Collected Evidence: Collected Evidence: Keep cats indoors or in outside runs to reduce predation of wild mammals One study evaluated the effects on potential prey mammals of keeping cats indoors or in outside runs. This study was in the UK. COMMUNITY RESPONSE (0 STUDIES) POPULATION RESPONSE (1 STUDY) Survival (1 study): One replicated study in the UK found that keeping domestic cats indoors at night reduced the number of dead or injured mammals that were brought home. BEHAVIOUR (0 STUDIES)Collected Evidencehttps%3A%2F%2Fwww.conservationevidence.com%2Factions%2F2326https%3A%2F%2Fwww.conservationevidence.com%2Factions%2F2326Thu, 21 May 2020 09:53:43 +0100Collected Evidence: Collected Evidence: Keep dogs indoors or in outside enclosures to reduce threats to wild mammals We found no studies that evaluated the effects on mammals of keeping dogs indoors or in outside enclosures to reduce threats to wild mammals. ‘We found no studies' means that we have not yet found any studies that have directly evaluated this intervention during our systematic journal and report searches. Therefore, we have no evidence to indicate whether or not the intervention has any desirable or harmful effects.Collected Evidencehttps%3A%2F%2Fwww.conservationevidence.com%2Factions%2F2334https%3A%2F%2Fwww.conservationevidence.com%2Factions%2F2334Thu, 21 May 2020 13:18:55 +0100Collected Evidence: Collected Evidence: Keep domestic cats and dogs well-fed to reduce predation of wild mammals We found no studies that evaluated the effects on mammals of keeping domestic cats and dogs well-fed to reduce predation of wild mammals. ‘We found no studies' means that we have not yet found any studies that have directly evaluated this intervention during our systematic journal and report searches. Therefore, we have no evidence to indicate whether or not the intervention has any desirable or harmful effects.Collected Evidencehttps%3A%2F%2Fwww.conservationevidence.com%2Factions%2F2335https%3A%2F%2Fwww.conservationevidence.com%2Factions%2F2335Thu, 21 May 2020 13:21:00 +0100Collected Evidence: Collected Evidence: Issue enforcement notices to deter use of non bear-proof garbage dumpsters to reduce human-wildlife conflict One study evaluated the effects of issuing enforcement notices to deter use of non bear-proof garbage dumpsters to reduce human-wildlife conflict. This study was in the USA. COMMUNITY RESPONSE (0 STUDIES) POPULATION RESPONSE (0 STUDIES) BEHAVIOUR (0 STUDIES) OTHER (1 STUDY) Human-wildlife conflict (1 study): A replicated, controlled, before-and-after study in the USA found that issuing enforcement notices requiring appropriate dumpster use did not reduce garbage accessibility to black bears. Collected Evidencehttps%3A%2F%2Fwww.conservationevidence.com%2Factions%2F2345https%3A%2F%2Fwww.conservationevidence.com%2Factions%2F2345Fri, 22 May 2020 13:17:38 +0100Collected Evidence: Collected Evidence: Install underpasses beneath ski runs One study evaluated the effects on mammals of installing underpasses beneath ski runs. This study was in Australia. COMMUNITY RESPONSE (0 STUDIES) POPULATION RESPONSE (0 STUDIES) BEHAVIOUR (1 STUDY) Use (1 study): A replicated study in Australia found that boulder-filled crossings beneath ski slopes were used by seven small mammal species. Collected Evidencehttps%3A%2F%2Fwww.conservationevidence.com%2Factions%2F2355https%3A%2F%2Fwww.conservationevidence.com%2Factions%2F2355Tue, 26 May 2020 11:59:24 +0100Collected Evidence: Collected Evidence: Leave areas of uncut ryegrass in silage field We found no studies that evaluated the effects on mammals of leaving areas of uncut ryegrass in silage field. ‘We found no studies' means that we have not yet found any studies that have directly evaluated this intervention during our systematic journal and report searches. Therefore, we have no evidence to indicate whether or not the intervention has any desirable or harmful effects.Collected Evidencehttps%3A%2F%2Fwww.conservationevidence.com%2Factions%2F2400https%3A%2F%2Fwww.conservationevidence.com%2Factions%2F2400Thu, 28 May 2020 10:59:29 +0100Collected Evidence: Collected Evidence: Leave cut vegetation in field to provide cover One study evaluated the effects on mammals of leaving cut vegetation in field to provide cover. This study was in the USA KEY COMMUNITY RESPONSE (0 STUDIES) POPULATION RESPONSE (1 STUDY) Abundance (1 study): A controlled, before-and-after study in the USA found that increasing cover, by adding cut vegetation (hay), did not increase rodent abundance. BEHAVIOUR (0 STUDIES)Collected Evidencehttps%3A%2F%2Fwww.conservationevidence.com%2Factions%2F2401https%3A%2F%2Fwww.conservationevidence.com%2Factions%2F2401Thu, 28 May 2020 11:01:45 +0100Collected Evidence: Collected Evidence: Install mammal crossing points along fences on farmland Four studies evaluated the effects on mammals of installing mammal crossing points along fences on farmland. Two studies were in Namibia and one each was in the USA and the UK. KEY COMMUNITY RESPONSE (0 STUDIES) POPULATION RESPONSE (0 STUDIES) BEHAVIOUR (4 STUDIES) Use (4 studies): A study in the USA found that pronghorn antelopes crossed a modified cattle grid which prevented escape of domestic sheep and cows. A controlled, before-and-after study in Namibia found installing swing gates through game fencing reduced the digging of holes by animals under the fence, whilst preventing large predator entry. A study in the UK found that a vertical-sided ditch under an electric fence allowed access by otters. A before-and-after study in Namibia found that tyres installed as crossings through fences were used by wild mammals and reduced fence maintenance requirements. Collected Evidencehttps%3A%2F%2Fwww.conservationevidence.com%2Factions%2F2410https%3A%2F%2Fwww.conservationevidence.com%2Factions%2F2410Fri, 29 May 2020 12:42:36 +0100Collected Evidence: Collected Evidence: Install non-electric fencing to exclude predators or herbivores and reduce human-wildlife conflict Eight studies evaluated the effects on mammals of installing non-electric fencing to exclude predators or herbivores and reduce human-wildlife conflict. Two studies were in the USA and one each was in Germany, the UK, Spain, China, Tanzania and Kenya. COMMUNITY RESPONSE (0 STUDIES) POPULATION RESPONSE (0 STUDIES) BEHAVIOUR (0 STUDIES) OTHER (8 STUDIES) Human-wildlife conflict (8 studies): Four replicated studies (including three before-and-after studies), in USA, China, Tanzania and Kenya, found that non-electric fencing reduced livestock predation by coyotes, Tibetan brown bears, and a range of mammalian predators. A replicated, controlled study in USA found that a high woven wire fence with small mesh, an overhang and an apron (to deter burrowing) was the most effective design at deterring crossings by coyotes. A replicated, controlled study in Germany found that fencing with phosphorescent tape was more effective than fencing with normal yellow tape for deterring red deer and roe deer, but had no effect on crossings by wild boar or brown hare. Two studies (one replicated, before-and-after, site comparison and one controlled study) in the UK and Spain found that fences reduced European rabbit numbers on or damage to crops. Collected Evidencehttps%3A%2F%2Fwww.conservationevidence.com%2Factions%2F2415https%3A%2F%2Fwww.conservationevidence.com%2Factions%2F2415Mon, 01 Jun 2020 08:22:23 +0100Collected Evidence: Collected Evidence: Keep livestock in enclosures to reduce predation by mammals to reduce human-wildlife conflict One study evaluated the effects of keeping livestock in enclosures to reduce predation by mammals to reduce human-wildlife conflict. This study was in Portugal. COMMUNITY RESPONSE (0 STUDIES) POPULATION RESPONSE (0 STUDIES) BEHAVIOUR (0 STUDIES) OTHER (1 STUDY) Human-wildlife conflict (1 study): A replicated study in Portugal found fewer wolf attacks on cattle on farms where cattle were confined for at least some of the time compared to those with free-ranging cattle. Collected Evidencehttps%3A%2F%2Fwww.conservationevidence.com%2Factions%2F2438https%3A%2F%2Fwww.conservationevidence.com%2Factions%2F2438Tue, 02 Jun 2020 09:42:50 +0100Collected Evidence: Collected Evidence: Install metal grids at field entrances to prevent mammals entering to reduce human-wildlife conflict Two studies evaluated the effects on mammal incursions of installing metal grids at field entrances to reduce human-wildlife conflict. Both of these studies were in the USA. COMMUNITY RESPONSE (0 STUDIES) POPULATION RESPONSE (0 STUDIES) BEHAVIOUR (0 STUDIES) OTHER (2 STUDIES) Human-wildlife conflict (2 studies): One of two replicated studies (including one controlled study), in the USA, found that deer guards (horizontal, ground-level metal grids) reduced entry into enclosures by white-tailed deer whilst the other found that they did not prevent crossings by mule deer or elk. Collected Evidencehttps%3A%2F%2Fwww.conservationevidence.com%2Factions%2F2440https%3A%2F%2Fwww.conservationevidence.com%2Factions%2F2440Tue, 02 Jun 2020 10:19:45 +0100Collected Evidence: Collected Evidence: Install tunnels/culverts/underpass under roads Twenty-five studies evaluated the effects on mammals of installing tunnels, culverts or underpass under roads. Eight studies were in the USA, four were in Australia, four were in Canada, two were in Spain, one each was in Germany, the Netherlands and South Korea and three were reviews with wide geographic coverage. COMMUNITY RESPONSE (0 STUDIES) POPULATION RESPONSE (3 STUDIES) Survival (3 studies): A study in South Korea found that road sections with higher underpass density did not have fewer wildlife-vehicle collisions. A review found that most studies recorded no evidence of predation of mammals using crossings under roads. A controlled, before-and-after, site comparison study in Australia found that overwinter survival of mountain pygmy-possums increased after an artificial rocky corridor, which included two underpasses, was installed. BEHAVIOUR (23 STUDIES) Use (23 studies): Seventeen of 20 studies (including seven replicated studies and two reviews), in the USA, Canada, Australia, Spain, the Netherlands, and across multiple continents, found that crossing structures beneath roads were used by mammals whilst two studies found mixed results depending on species and one study found that culverts were rarely used as crossings by mammals. One of the studies found that crossing structures were used by two of four species more than expected compared to their movements through adjacent habitats. A controlled, before-and-after, site comparison study in Australia found that an artificial rocky corridor, which included two underpasses, was used by mountain pygmy-possums. A replicated study in Germany found that use of tunnels by fallow deer was affected by tunnel colour and design. A study in the USA found that a range of mammals used culverts, including those with shelves fastened to the sides. Behaviour change (1 study): A controlled, before-and-after, site comparison study in Australia found that after an artificial rocky corridor, which included two underpasses, was installed, dispersal of mountain pygmy-possums increased. Collected Evidencehttps%3A%2F%2Fwww.conservationevidence.com%2Factions%2F2514https%3A%2F%2Fwww.conservationevidence.com%2Factions%2F2514Fri, 05 Jun 2020 10:17:32 +0100Collected Evidence: Collected Evidence: Install tunnels/culverts/underpass under railways Six studies evaluated the effects on mammals of installing tunnels, culverts or underpass under railways. Two studies were in Spain, one was in each of Australia, Canada and the Netherlands and one reviewed literature from a range of countries. COMMUNITY RESPONSE (0 STUDIES) POPULATION RESPONSE (1 STUDY) Survival (1 study): A review found that most studies recorded no evidence of predation in or around passages under railways or roads of mammals using those passages. BEHAVIOUR (5 STUDIES) Use (5 studies): Five studies, in Spain, Australia, Canada and the Netherlands, found that tunnels, culverts and underpasses beneath railways were used by a range of mammals including rodents, rabbits and hares, carnivores, marsupials, deer and bears. One of these studies found that existing culverts were used more than were specifically designed wildlife tunnels. Collected Evidencehttps%3A%2F%2Fwww.conservationevidence.com%2Factions%2F2519https%3A%2F%2Fwww.conservationevidence.com%2Factions%2F2519Mon, 08 Jun 2020 09:27:22 +0100Collected Evidence: Collected Evidence: Install overpasses over roads/railways Twenty-two studies evaluated the effects on mammals of installing overpasses over roads or railways. Seven studies were in Canada, three were in Spain, three were in Australia, two were in Sweden, one each was in the Netherlands, Germany, Croatia and the USA, and three (including two reviews) were conducted across multiple countries. COMMUNITY RESPONSE (0 STUDIES) POPULATION RESPONSE (4 STUDIES) Survival (4 studies): Four studies (including three before-and-after studies), in Canada, Sweden and Australia, found that overpasses (in combination with roadside fencing) reduced collisions between vehicles and mammals. In two of these studies, data from overpasses and underpasses were combined for analysis. BEHAVIOUR (21 STUDIES) Use (21 studies): Nineteen studies, in North America, Europe and Australia, found that overpasses were used by mammals. A wide range of mammals was reported using overpasses, including rodents and shrews, rabbits and hares, carnivores, ungulates, bears, marsupials and short-beaked echidna. A review of crossing structures in Australia, Europe and North America found that overpasses were used by a range of mammals, particularly larger mammal species. A global review of crossing structures (including overpasses) found that all studies reported that the majority of crossings were used by wildlife. Collected Evidencehttps%3A%2F%2Fwww.conservationevidence.com%2Factions%2F2526https%3A%2F%2Fwww.conservationevidence.com%2Factions%2F2526Mon, 08 Jun 2020 13:33:46 +0100Collected Evidence: Collected Evidence: Leave headlands in fields unsprayed Two studies evaluated the effects on mammals of leaving headlands in fields unsprayed. One study was in the UK and one was in the Netherlands. COMMUNITY RESPONSE (0 STUDIES) POPULATION RESPONSE (0 STUDIES) BEHAVIOUR (2 STUDIES) Use (2 studies): Two replicated studies (one also controlled) in the UK and the Netherlands, found that crop edge headlands that were not sprayed with pesticides were used more by mice than were sprayed crop edges. Collected Evidencehttps%3A%2F%2Fwww.conservationevidence.com%2Factions%2F2540https%3A%2F%2Fwww.conservationevidence.com%2Factions%2F2540Mon, 08 Jun 2020 17:43:19 +0100Collected Evidence: Collected Evidence: Install pole crossings for gliders/flying squirrels Seven studies evaluated the effects on gliders/flying squirrels of installing pole crossings. Six studies were in Australia and one was in the USA. COMMUNITY RESPONSE (0 STUDIES) POPULATION RESPONSE (1 STUDY) Survival (1 study): A study in Australia found that arboreal marsupials using artificial road crossing structures did not suffer high predation rates when doing so. BEHAVIOUR (6 STUDIES) Use (6 studies): Six studies (five replicated), in Australia and the USA, found that poles were used for crossing roads by squirrel gliders, sugar gliders and Carolina northern flying squirrels. Collected Evidencehttps%3A%2F%2Fwww.conservationevidence.com%2Factions%2F2546https%3A%2F%2Fwww.conservationevidence.com%2Factions%2F2546Tue, 09 Jun 2020 09:20:33 +0100Collected Evidence: Collected Evidence: Install rope bridges between canopies Ten studies evaluated the effects on mammals of install rope bridges between canopies. Eight studies were in Australia, one was in Brazil and one in Peru. COMMUNITY RESPONSE (0 STUDIES) POPULATION RESPONSE (1 STUDY) Survival (1 study): A study in Australia found that arboreal marsupials using rope bridges did not suffer high predation rates when doing so. BEHAVIOUR (9 STUDIES) Use (9 studies): Nine studies (including three replicated studies and a site comparison), in Australia, Brazil and Peru found that rope bridges were used by a range of mammals. Seven of these studies found between three and 25 species using rope bridges, one found that that they were used by squirrel gliders and one that they were used by mountain brushtail possums and common ringtail possums but not by koalas and squirrel gliders. One of the studies found that crossing rates were higher over the canopy bridges than at ground level. Collected Evidencehttps%3A%2F%2Fwww.conservationevidence.com%2Factions%2F2556https%3A%2F%2Fwww.conservationevidence.com%2Factions%2F2556Tue, 09 Jun 2020 10:50:37 +0100Collected Evidence: Collected Evidence: Install one-way gates or other structures to allow wildlife to leave roadways Seven studies evaluated the effects on mammals of installing one-way gates or other structures to allow wildlife to leave roadways. All seven studies were in the USA. COMMUNITY RESPONSE (5 STUDIES) Survival (5 studies): Two before-and-after studies (one replicated), in the USA, found that barrier fencing with one-way gates reduced deer-vehicle collisions. One of two studies (one before-and-after and one replicated, controlled), in the USA, found that barrier fencing with escape gates along roads with one or more underpasses reduced moose-vehicle collisions, whilst the other found no reduction in total mammal road casualty rates. A replicated, controlled, before-and-after study in USA found that earth escape ramps reduced mammal road mortalities. POPULATION RESPONSE (0 STUDIES) BEHAVIOUR (4 STUDIES) Use (4 studies): One of two studies (one replicated) in the USA, found that one-way gates allowed mule deer to escape when trapped along highways with barrier fencing, whilst the other found that a small proportion used one-way gates. A replicated, controlled, before-and-after study in the USA found that earth escape ramps were used more often than were one-way escape gates to enable deer to escape highways with barrier fencing. A replicated, controlled study in the USA found that barrier fencing with escape gates and underpasses facilitated road crossings by a range of mammals. Collected Evidencehttps%3A%2F%2Fwww.conservationevidence.com%2Factions%2F2558https%3A%2F%2Fwww.conservationevidence.com%2Factions%2F2558Tue, 09 Jun 2020 11:28:18 +0100Collected Evidence: Collected Evidence: Install wildlife warning reflectors along roads Fifteen studies evaluated the effects on mammals of installing wildlife warning reflectors along roads. Nine studies were in the USA, three were in Austalia, two were in Germany and one was in Denmark. COMMUNITY RESPONSE (0 STUDIES) POPULATION RESPONSE (10 STUDIES) Abundance (1 study): A before-and-after study in Australia found that when warning reflectors were installed (along with speed restrictions, reflective wildlife signs, rumble strips, wildlife escape ramps and an educational pamphlet) a small population of eastern quoll re-established in the area. Survival (10 studies): Five of eight controlled or before-and-after studies in the USA and Germany found that wildlife warning reflectors did not reduce collisions between vehicles and deer. Two studies found that vehicle-deer collisions were reduced by reflectors and one found that collisions were reduced in rural areas but increased in suburban areas. A before-and-after study in Australia found that when warning reflectors were installed (along with speed restrictions, reflective wildlife signs, rumble strips, wildlife escape ramps and an educational pamphlet) vehicle collisions with Tasmanian devils, but not eastern quolls, decreased. A review of two studies in Australia found mixed responses of mammal road deaths to wildlife warning reflectors. BEHAVIOUR (5 STUDIES) Behaviour change (5 studies): Three of four studies (including three controlled studies), in the USA, Denmark and Germany, found that wildlife warning reflectors did not cause deer to behave in ways that made collisions with vehicles less likely (such as by avoiding crossing roads). The other study found that deer initially responded to wildlife reflectors with alarm and flight but then became habituated. A replicated, controlled study in Australia found that one of four reflector model/colour combinations increased fleeing behaviour of bush wallabies when lights approached. The other combinations had no effect and none of the combinations affected red kangaroos. Collected Evidencehttps%3A%2F%2Fwww.conservationevidence.com%2Factions%2F2591https%3A%2F%2Fwww.conservationevidence.com%2Factions%2F2591Thu, 11 Jun 2020 09:30:25 +0100Collected Evidence: Collected Evidence: Install wildlife crosswalks One study evaluated the effects on mammals of installing wildlife crosswalks. This study was in the USA. COMMUNITY RESPONSE (0 STUDIES) POPULATION RESPONSE (1 STUDY) Survival (1 study): A replicated, before-and-after, site comparison study in the USA found that designated crossing points with barrier fencing did not significantly reduce road deaths of mule deer. BEHAVIOUR (0 STUDIES)Collected Evidencehttps%3A%2F%2Fwww.conservationevidence.com%2Factions%2F2593https%3A%2F%2Fwww.conservationevidence.com%2Factions%2F2593Thu, 11 Jun 2020 13:27:43 +0100Collected Evidence: Collected Evidence: Install wildlife exclusion grates/cattle grids Three studies evaluated the effects on mammals of installing wildlife exclusion grates or cattle grids. All three studies were in the USA. COMMUNITY RESPONSE (0 STUDIES) POPULATION RESPONSE (0 STUDIES) BEHAVIOUR (3 STUDIES) Behaviour change (3 studies): Two of three studies (including two replicated, before-and-after studies), in the USA, found that steel grates largely prevented crossings by deer whilst two found that they did not prevent crossings by deer and elk or black bears. In one of the studies, only one of three designs prevented crossings. Collected Evidencehttps%3A%2F%2Fwww.conservationevidence.com%2Factions%2F2594https%3A%2F%2Fwww.conservationevidence.com%2Factions%2F2594Thu, 11 Jun 2020 13:35:42 +0100Collected Evidence: Collected Evidence: Install traffic calming structures to reduce speeds One study evaluated the effects on mammals of installing traffic calming structures to reduce speeds. This study was in Australia. COMMUNITY RESPONSE (0 STUDIES) POPULATION RESPONSE (1 STUDY) Abundance (1 study): A before-and-after study in Australia found that following installation of barriers to create a single lane, rumble strips, reflective wildlife signs, reflective wildlife deterrents, wildlife escape ramps and production of an educational pamphlet, a small population of eastern quoll population re-established in the area. Survival (1 study): A before-and-after study in Australia found that following installation of barriers to create a single lane, rumble strips, reflective wildlife signs, reflective wildlife deterrents, wildlife escape ramps and production of an educational pamphlet, vehicle collisions with Tasmanian devils, but not eastern quolls decreased. BEHAVIOUR (0 STUDIES)Collected Evidencehttps%3A%2F%2Fwww.conservationevidence.com%2Factions%2F2598https%3A%2F%2Fwww.conservationevidence.com%2Factions%2F2598Thu, 11 Jun 2020 15:10:14 +0100Collected Evidence: Collected Evidence: Install signage to warn motorists about wildlife presence Six studies evaluated the effects on mammals of installing signage to warn motorists about wildlife presence. Four studies were in the USA one was in Australia and one was in Canada. COMMUNITY RESPONSE (0 STUDIES) POPULATION RESPONSE (6 STUDIES) Abundance (1 study): A before-and-after study in Australia found that when wildlife signs were installed along with speed restrictions, rumble strips, reflective wildlife deterrents, wildlife escape ramps and an educational pamphlet, a small population of eastern quoll re-established in the area. Survival (6 studies): Three of five studies (including four controlled and three before-and-after studies), in the USA and Canada, found that warning signs did not reduce collisions between vehicles and deer. The other two studies found that warning signs did reduce collisions between vehicles and deer. A before-and-after study in Australia found that wildlife signs along with speed restrictions, rumble strips, reflective wildlife deterrents, wildlife escape ramps and an educational pamphlet, reduced collisions between vehicles and Tasmanian devils but not eastern quolls. BEHAVIOUR (0 STUDIES) OTHER (2 STUDIES) Human behaviour change (2 studies): Two controlled studies (one also replicated, before-and-after), in the USA, found that signs warning of animals on the road reduced vehicles speeds. Collected Evidencehttps%3A%2F%2Fwww.conservationevidence.com%2Factions%2F2608https%3A%2F%2Fwww.conservationevidence.com%2Factions%2F2608Thu, 11 Jun 2020 16:22:25 +0100Collected Evidence: Collected Evidence: Install overpasses over waterways Two studies evaluated the effects on mammals of installing overpasses over waterways. One study was in the USA and one was in Spain. COMMUNITY RESPONSE (0 STUDIES) POPULATION RESPONSE (0 STUDIES) BEHAVIOUR (2 STUDIES) Use (2 studies): Two studies (one replicated, one a site comparison) in the USA and Spain, found that bridges and overpasses over waterways were used by desert mule deer, collared peccaries and coyotes and by a range of large and medium-sized mammals. Collected Evidencehttps%3A%2F%2Fwww.conservationevidence.com%2Factions%2F2628https%3A%2F%2Fwww.conservationevidence.com%2Factions%2F2628Fri, 12 Jun 2020 11:38:42 +0100Collected Evidence: Collected Evidence: Leave coarse woody debris in forests Three studies evaluated the effects on mammals of leaving coarse woody debris in forests. One study was in Canada, one was in the USA and one was in Malaysia. COMMUNITY RESPONSE (1 STUDY) Richness/diversity (1 study): A replicated, site comparison study, in Malaysia found more small mammal species groups in felled forest areas with woody debris than without. POPULATION RESPONSE (3 STUDIES) Abundance (3 studies): One out of three replicated studies (two controlled, one site comparison, one before-and-after) in Canada, the USA and Malaysia found that retaining or adding coarse woody debris did not increase numbers or frequency of records of small mammals. The other study found that two of three shrew species were more numerous in areas with increased volumes of coarse woody debris than areas without coarse woody debris. BEHAVIOUR (0 STUDIES)Collected Evidencehttps%3A%2F%2Fwww.conservationevidence.com%2Factions%2F2647https%3A%2F%2Fwww.conservationevidence.com%2Factions%2F2647Fri, 12 Jun 2020 17:38:11 +0100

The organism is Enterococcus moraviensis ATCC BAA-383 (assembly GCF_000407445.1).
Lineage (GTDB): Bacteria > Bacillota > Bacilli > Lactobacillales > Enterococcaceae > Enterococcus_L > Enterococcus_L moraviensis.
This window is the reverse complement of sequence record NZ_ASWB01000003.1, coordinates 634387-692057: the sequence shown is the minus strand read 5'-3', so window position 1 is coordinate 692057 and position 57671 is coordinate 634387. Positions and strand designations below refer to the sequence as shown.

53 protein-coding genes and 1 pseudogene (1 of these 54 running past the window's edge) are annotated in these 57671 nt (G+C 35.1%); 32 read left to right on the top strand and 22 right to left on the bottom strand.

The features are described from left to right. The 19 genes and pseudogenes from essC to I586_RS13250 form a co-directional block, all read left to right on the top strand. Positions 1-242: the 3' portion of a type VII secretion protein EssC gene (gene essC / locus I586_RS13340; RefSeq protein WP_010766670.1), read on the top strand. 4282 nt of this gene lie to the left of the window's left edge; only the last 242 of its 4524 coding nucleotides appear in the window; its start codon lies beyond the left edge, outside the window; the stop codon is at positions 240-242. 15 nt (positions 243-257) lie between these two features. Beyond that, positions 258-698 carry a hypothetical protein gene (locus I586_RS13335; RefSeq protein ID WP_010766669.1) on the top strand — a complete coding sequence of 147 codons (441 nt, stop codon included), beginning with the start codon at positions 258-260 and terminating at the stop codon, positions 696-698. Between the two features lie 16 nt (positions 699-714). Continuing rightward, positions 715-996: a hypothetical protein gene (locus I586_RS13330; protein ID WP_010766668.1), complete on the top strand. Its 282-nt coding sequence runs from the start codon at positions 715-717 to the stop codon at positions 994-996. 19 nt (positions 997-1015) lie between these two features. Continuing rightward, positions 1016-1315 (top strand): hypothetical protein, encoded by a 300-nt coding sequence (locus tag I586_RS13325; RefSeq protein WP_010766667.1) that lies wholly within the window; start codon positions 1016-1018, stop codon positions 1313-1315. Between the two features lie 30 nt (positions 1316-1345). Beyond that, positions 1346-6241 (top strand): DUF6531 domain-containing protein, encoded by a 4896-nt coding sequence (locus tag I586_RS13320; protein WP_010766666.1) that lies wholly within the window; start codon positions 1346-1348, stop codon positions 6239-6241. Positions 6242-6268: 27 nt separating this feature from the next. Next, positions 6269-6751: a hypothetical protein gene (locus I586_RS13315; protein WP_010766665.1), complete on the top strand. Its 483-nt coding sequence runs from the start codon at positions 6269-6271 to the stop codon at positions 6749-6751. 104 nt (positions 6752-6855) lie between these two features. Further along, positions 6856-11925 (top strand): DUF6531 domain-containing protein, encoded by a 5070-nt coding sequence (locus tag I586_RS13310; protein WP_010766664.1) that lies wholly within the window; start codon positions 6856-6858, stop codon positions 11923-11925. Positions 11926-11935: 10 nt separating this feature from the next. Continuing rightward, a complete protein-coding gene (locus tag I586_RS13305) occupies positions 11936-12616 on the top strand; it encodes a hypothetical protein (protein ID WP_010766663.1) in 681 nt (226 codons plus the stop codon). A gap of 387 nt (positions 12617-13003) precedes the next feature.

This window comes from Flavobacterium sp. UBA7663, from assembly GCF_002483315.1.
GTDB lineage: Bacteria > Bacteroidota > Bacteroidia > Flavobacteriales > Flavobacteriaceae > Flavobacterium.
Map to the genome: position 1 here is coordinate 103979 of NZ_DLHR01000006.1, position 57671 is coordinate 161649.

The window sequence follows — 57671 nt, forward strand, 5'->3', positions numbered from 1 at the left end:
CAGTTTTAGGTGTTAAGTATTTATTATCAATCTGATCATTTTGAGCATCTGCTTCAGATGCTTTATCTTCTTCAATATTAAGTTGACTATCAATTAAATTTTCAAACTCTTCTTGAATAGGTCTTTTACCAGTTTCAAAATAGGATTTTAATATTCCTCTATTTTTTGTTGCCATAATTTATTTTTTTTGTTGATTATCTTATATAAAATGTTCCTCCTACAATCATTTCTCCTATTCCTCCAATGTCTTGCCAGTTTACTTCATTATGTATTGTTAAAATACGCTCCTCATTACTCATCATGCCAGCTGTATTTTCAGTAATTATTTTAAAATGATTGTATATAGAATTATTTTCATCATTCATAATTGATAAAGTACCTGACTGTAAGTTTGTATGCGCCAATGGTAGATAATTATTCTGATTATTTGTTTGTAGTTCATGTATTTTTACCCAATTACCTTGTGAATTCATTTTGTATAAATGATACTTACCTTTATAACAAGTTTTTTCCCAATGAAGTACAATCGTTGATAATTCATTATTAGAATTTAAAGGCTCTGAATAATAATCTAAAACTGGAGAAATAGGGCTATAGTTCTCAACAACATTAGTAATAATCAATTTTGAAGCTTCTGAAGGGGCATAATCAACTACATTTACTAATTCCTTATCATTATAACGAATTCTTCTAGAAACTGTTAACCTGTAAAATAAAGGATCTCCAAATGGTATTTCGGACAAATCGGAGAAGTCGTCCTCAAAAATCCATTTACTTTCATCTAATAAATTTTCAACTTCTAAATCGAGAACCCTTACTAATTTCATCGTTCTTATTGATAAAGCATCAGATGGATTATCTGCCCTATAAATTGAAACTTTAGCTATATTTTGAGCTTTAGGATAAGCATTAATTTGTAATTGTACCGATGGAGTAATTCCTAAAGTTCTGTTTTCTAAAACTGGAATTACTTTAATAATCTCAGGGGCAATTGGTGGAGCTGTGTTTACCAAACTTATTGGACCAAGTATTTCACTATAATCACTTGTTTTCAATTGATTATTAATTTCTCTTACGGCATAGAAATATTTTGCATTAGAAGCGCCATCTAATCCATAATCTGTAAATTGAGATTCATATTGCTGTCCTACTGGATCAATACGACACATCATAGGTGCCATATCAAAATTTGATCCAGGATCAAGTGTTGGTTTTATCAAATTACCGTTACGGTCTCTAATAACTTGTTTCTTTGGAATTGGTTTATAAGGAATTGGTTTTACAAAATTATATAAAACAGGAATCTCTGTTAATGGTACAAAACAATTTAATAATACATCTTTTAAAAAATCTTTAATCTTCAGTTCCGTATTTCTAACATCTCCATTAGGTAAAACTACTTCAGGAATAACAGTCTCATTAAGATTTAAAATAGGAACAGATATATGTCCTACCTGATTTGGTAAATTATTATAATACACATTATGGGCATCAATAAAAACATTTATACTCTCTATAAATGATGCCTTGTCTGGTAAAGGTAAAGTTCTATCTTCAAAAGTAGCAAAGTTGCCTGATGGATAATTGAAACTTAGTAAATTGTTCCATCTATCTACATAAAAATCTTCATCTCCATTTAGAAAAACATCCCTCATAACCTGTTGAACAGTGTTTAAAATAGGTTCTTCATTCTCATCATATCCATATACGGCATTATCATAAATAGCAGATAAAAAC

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What Works in Conservation

What Works in Conservation provides expert assessments of the effectiveness of actions, based on summarised evidence, in synopses. Subjects covered so far include amphibians, birds, mammals, forests, peatland and control of freshwater invasive species. More are in progress.